After 110 years hidden in a tin at the National Media Museum in Bradford, UK, researchers have discovered what are believed to be the world’s oldest color films. Created by cinematic pioneer Edward Raymond Turner, the films date to 1902 and depict the inventor’s children, a girl on a swing, and soldiers marching. Before this find, the oldest color film was believed to be a 1909 film created in Kinemacolor.
The three-color process used in these early films was patented by Edward Turner and Frederick Marshall Lee on March 22, 1899. While H. Isensee of Germany patented an early version of color cinematography in 1897, the Turner/Lee method was the first system to lead to a working model. While Turner was a chemist and photographer, his partner, Lee, was a race horse owner and funded Turner’s experiments.
According to the Who’s Who of Victorian Cinema:
In practice, however, the Lee and Turner system was a failure. It required a projection speed of forty-eight frames per second, combined with precise registration of three separate images from lenses positioned in parallel. The result was an unwatchable blur.
Why is Turner’s name little known to the history of cinema? He died of a heart attack in 1903, which only goes to show that history isn’t only written by the victors but also by those with better health.
It should be noted that Turner’s process did eventually lead to Kinemacolor in 1906, which became the world’s first successful motion picture system in natural colors.
The films are currently on display at the National Media Museum.
They Managed to Mess Up an Art Heist Movie
There must be a lesson in Vasilis Katsoupis’s film Inside about the vacuousness of the art market or the claustrophobia of exhibition spaces — I just don’t care.
Ten Painful Stories of the Dutch Colonial Slave Trade
The Rijksmuseum’s traveling show strives to remind us that we are all, in some way, a part of this chapter of human history, whose legacy continues today.
The Milton Resnick and Pat Passlof Foundation Presents The Feminine in Abstract Painting
Curated by Jennifer Samet and Andrea Belag, this group exhibition in NYC explores the feminine through aesthetics, as opposed to identity or gender.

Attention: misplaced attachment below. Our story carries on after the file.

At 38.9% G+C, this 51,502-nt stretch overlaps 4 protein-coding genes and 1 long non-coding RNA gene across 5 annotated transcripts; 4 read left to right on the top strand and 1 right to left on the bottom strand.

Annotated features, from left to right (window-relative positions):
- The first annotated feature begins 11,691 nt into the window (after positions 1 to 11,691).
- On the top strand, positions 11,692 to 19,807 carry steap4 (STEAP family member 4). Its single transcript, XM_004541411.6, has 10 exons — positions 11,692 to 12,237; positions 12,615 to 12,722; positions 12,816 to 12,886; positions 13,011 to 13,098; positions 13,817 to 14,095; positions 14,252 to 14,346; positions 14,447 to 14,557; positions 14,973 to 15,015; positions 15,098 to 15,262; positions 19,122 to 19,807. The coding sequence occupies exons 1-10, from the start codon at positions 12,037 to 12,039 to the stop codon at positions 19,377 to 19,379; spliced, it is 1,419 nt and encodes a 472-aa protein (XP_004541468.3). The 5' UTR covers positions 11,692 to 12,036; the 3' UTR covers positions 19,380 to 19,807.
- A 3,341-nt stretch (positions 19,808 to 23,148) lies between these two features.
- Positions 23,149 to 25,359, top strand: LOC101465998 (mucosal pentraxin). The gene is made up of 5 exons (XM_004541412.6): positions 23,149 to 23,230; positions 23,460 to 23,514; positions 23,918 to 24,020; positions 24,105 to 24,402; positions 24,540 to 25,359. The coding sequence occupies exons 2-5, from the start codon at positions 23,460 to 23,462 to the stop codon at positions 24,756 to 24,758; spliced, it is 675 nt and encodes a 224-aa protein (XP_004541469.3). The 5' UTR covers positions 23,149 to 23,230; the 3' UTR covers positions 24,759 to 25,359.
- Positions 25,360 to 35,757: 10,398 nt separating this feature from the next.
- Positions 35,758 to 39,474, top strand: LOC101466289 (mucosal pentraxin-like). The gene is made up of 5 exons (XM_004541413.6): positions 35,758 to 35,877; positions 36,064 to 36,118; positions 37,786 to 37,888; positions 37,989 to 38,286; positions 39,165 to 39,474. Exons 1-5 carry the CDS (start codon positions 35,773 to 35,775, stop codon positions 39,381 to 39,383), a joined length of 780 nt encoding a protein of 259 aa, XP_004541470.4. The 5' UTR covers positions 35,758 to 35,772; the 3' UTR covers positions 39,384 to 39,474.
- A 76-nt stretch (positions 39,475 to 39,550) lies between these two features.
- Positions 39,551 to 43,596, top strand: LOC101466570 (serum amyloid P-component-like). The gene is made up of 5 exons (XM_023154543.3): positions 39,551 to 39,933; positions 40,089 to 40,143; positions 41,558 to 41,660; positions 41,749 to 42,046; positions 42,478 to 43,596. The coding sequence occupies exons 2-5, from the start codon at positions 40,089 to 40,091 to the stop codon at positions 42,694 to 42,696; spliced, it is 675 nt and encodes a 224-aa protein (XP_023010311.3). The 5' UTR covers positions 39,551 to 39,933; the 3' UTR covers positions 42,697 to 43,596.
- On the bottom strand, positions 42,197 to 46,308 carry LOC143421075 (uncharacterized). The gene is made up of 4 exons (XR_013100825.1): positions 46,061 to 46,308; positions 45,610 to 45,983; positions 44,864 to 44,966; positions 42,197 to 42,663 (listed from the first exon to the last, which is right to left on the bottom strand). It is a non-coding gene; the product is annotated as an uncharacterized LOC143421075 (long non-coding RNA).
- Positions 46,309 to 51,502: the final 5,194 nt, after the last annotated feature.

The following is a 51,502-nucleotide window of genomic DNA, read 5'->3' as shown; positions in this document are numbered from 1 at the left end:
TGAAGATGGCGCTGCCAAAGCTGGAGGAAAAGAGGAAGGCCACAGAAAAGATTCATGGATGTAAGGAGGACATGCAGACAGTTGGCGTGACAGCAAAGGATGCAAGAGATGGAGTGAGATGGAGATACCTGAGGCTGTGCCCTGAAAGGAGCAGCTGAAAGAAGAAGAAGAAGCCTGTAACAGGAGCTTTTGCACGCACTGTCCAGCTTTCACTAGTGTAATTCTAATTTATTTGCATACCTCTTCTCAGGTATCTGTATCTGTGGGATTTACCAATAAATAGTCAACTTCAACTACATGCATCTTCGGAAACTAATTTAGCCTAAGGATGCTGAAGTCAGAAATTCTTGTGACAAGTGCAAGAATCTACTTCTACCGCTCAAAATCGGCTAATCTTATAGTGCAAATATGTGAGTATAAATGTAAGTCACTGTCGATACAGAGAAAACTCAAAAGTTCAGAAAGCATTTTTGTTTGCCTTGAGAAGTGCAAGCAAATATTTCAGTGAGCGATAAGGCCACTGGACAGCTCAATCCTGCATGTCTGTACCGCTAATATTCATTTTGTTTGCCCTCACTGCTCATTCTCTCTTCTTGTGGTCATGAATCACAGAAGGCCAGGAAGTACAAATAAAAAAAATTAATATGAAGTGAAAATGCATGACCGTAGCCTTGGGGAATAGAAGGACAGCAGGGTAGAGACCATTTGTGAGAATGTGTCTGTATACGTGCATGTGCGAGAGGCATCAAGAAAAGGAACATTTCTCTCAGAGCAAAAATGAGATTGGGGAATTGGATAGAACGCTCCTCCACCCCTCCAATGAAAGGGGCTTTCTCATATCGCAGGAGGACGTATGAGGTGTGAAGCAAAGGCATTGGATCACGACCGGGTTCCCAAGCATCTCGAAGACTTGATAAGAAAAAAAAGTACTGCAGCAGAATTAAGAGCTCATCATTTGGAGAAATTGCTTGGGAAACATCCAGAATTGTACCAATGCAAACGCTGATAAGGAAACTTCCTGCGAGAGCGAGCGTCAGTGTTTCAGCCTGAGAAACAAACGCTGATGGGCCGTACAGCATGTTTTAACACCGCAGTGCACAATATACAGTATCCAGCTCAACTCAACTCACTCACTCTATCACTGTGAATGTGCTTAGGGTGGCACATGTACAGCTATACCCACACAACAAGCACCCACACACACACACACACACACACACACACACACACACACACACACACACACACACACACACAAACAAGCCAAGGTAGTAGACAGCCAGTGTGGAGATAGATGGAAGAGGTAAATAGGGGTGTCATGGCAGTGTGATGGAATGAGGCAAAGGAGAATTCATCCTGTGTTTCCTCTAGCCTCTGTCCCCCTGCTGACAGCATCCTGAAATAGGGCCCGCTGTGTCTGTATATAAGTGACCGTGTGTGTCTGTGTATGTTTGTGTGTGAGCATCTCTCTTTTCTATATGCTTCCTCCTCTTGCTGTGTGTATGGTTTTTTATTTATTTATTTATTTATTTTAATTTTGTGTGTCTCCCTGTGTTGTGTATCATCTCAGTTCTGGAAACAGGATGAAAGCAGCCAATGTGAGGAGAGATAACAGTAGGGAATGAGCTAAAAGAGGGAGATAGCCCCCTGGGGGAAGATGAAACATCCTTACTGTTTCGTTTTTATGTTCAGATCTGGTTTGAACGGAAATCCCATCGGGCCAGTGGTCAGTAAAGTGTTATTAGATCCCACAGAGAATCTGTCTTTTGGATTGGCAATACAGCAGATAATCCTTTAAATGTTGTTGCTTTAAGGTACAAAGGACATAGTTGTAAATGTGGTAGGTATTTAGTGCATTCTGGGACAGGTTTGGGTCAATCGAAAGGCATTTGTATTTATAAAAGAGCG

Textured Histories at Shiprock Santa Fe
The Santa Fe gallery features Indigenous textiles and jewelry from the early 19th century to today.
Renaissance Portrait of “Ugly Duchess” Likely Depicts a Man
A curator at London’s National Gallery believes the subject of painter Quinten Massys’s painting “is most likely a he.”
NYU Steinhardt Opens 2023 MFA Thesis Exhibitions
Taking place at 80WSE Gallery in New York’s Greenwich Village, Part I is on view from late March through April while Part II opens in May.
Hokusai’s “Great Wave” Makes a Splash at Auction
An edition of the iconic woodblock print broke records when it sold for $2.8M this week.
MTV’s The Exhibit Is Back With an Inflatable Dolphin
Episode four, in which artists tackled themes of justice and injustice, was the most lifeless of the reality TV show so far.
Miniature Worlds: Joseph Cornell, Ray Johnson, Yayoi Kusama
Through small-scale works, this exhibition at the Katonah Museum of Art in New York examines Cornell’s prominent role in the lives and careers of Johnson and Kusama.
Florida Principal Ousted Over “Pornographic” Michelangelo Sculpture
Parents complained that the famous sculpture was shown to their sixth graders.
Tickets to Sold-Out Vermeer Show Are Going for Hundreds
The online resale market for the Rijksmuseum’s smash exhibition is booming, with tickets selling on eBay for over $2K.
The Wider World and Scrimshaw
On March 28, join the New Bedford Whaling Museum online and in-person for a symposium on global carving traditions from across the Pacific Rim.
Three Looted Antiquities at the Met Repatriated to Turkey
Nine other repatriated works were seized from Met Trustee Shelby White, whose collection was subject to a criminal investigation.
This week, the world’s lightest paint, Pakistan’s feminist movement, World Puppy Day, and were some of Vermeer’s paintings created by his daughter?